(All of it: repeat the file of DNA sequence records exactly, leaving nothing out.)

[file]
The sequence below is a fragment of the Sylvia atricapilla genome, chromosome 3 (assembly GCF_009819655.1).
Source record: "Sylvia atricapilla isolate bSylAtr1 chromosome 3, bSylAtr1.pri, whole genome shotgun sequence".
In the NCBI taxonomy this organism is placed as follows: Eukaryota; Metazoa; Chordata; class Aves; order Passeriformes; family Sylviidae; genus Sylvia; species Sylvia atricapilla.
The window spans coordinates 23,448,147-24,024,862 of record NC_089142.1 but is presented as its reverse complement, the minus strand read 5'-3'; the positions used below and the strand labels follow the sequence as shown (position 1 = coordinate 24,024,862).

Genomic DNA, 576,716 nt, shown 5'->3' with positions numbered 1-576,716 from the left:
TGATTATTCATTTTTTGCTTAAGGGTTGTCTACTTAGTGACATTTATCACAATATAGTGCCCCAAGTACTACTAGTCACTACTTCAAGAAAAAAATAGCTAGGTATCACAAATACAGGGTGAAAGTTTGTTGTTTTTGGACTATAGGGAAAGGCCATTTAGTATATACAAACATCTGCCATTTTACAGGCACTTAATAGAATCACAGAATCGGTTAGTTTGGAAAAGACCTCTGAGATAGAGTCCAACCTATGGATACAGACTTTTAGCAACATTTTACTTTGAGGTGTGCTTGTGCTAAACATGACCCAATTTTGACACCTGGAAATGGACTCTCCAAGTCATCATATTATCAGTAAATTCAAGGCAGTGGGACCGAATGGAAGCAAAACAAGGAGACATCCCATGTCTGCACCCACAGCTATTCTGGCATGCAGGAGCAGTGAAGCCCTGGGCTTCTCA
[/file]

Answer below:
The sequence below is a fragment of the Sylvia atricapilla genome, chromosome 3 (assembly GCF_009819655.1).
Source record: "Sylvia atricapilla isolate bSylAtr1 chromosome 3, bSylAtr1.pri, whole genome shotgun sequence".
In the NCBI taxonomy this organism is placed as follows: Eukaryota; Metazoa; Chordata; class Aves; order Passeriformes; family Sylviidae; genus Sylvia; species Sylvia atricapilla.
The window spans coordinates 23,448,147-24,024,862 of record NC_089142.1 but is presented as its reverse complement, the minus strand read 5'-3'; the positions used below and the strand labels follow the sequence as shown (position 1 = coordinate 24,024,862).

Genomic DNA, 576,716 nt, shown 5'->3' with positions numbered 1-576,716 from the left:
TGATTATTCATTTTTTGCTTAAGGGTTGTCTACTTAGTGACATTTATCACAATATAGTGCCCCAAGTACTACTAGTCACTACTTCAAGAAAAAAATAGCTAGGTATCACAAATACAGGGTGAAAGTTTGTTGTTTTTGGACTATAGGGAAAGGCCATTTAGTATATACAAACATCTGCCATTTTACAGGCACTTAATAGAATCACAGAATCGGTTAGTTTGGAAAAGACCTCTGAGATAGAGTCCAACCTATGGATACAGACTTTTAGCAACATTTTACTTTGAGGTGTGCTTGTGCTAAACATGACCCAATTTTGACACCTGGAAATGGACTCTCCAAGTCATCATATTATCAGTAAATTCAAGGCAGTGGGACCGAATGGAAGCAAAACAAGGAGACATCCCATGTCTGCACCCACAGCTATTCTGGCATGCAGGAGCAGTGAAGCCCTGGGCTTCTCA